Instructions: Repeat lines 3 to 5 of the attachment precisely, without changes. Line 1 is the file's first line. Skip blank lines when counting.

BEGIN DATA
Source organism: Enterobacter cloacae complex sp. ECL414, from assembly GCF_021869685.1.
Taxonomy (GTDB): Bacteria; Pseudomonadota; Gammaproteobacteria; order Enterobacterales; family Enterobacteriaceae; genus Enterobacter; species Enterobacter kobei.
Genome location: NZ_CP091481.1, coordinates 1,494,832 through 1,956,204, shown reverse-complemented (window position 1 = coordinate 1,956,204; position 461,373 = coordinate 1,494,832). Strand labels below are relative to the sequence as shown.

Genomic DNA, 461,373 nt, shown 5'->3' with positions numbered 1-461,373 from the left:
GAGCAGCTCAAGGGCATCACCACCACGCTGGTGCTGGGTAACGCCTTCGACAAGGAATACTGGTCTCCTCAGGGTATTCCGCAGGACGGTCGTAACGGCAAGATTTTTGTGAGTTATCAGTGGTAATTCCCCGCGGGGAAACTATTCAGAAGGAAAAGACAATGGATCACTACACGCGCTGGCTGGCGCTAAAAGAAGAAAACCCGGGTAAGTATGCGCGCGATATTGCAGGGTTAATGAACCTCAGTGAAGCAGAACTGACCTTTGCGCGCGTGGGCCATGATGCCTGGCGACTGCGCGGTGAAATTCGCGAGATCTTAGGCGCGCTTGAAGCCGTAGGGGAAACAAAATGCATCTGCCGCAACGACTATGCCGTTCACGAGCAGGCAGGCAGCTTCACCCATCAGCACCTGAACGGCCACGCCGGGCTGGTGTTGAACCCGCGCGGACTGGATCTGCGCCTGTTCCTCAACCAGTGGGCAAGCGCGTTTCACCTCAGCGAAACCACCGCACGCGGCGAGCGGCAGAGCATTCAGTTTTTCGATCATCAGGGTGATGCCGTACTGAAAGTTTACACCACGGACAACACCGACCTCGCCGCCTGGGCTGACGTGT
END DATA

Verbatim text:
Genome location: NZ_CP091481.1, coordinates 1,494,832 through 1,956,204, shown reverse-complemented (window position 1 = coordinate 1,956,204; position 461,373 = coordinate 1,494,832). Strand labels below are relative to the sequence as shown.

Genomic DNA, 461,373 nt, shown 5'->3' with positions numbered 1-461,373 from the left:
GAGCAGCTCAAGGGCATCACCACCACGCTGGTGCTGGGTAACGCCTTCGACAAGGAATACTGGTCTCCTCAGGGTATTCCGCAGGACGGTCGTAACGGCAAGATTTTTGTGAGTTATCAGTGGTAATTCCCCGCGGGGAAACTATTCAGAAGGAAAAGACAATGGATCACTACACGCGCTGGCTGGCGCTAAAAGAAGAAAACCCGGGTAAGTATGCGCGCGATATTGCAGGGTTAATGAACCTCAGTGAAGCAGAACTGACCTTTGCGCGCGTGGGCCATGATGCCTGGCGACTGCGCGGTGAAATTCGCGAGATCTTAGGCGCGCTTGAAGCCGTAGGGGAAACAAAATGCATCTGCCGCAACGACTATGCCGTTCACGAGCAGGCAGGCAGCTTCACCCATCAGCACCTGAACGGCCACGCCGGGCTGGTGTTGAACCCGCGCGGACTGGATCTGCGCCTGTTCCTCAACCAGTGGGCAAGCGCGTTTCACCTCAGCGAAACCACCGCACGCGGCGAGCGGCAGAGCATTCAGTTTTTCGATCATCAGGGTGATGCCGTACTGAAAGTTTACACCACGGACAACACCGACCTCGCCGCCTGGGCTGACGTGT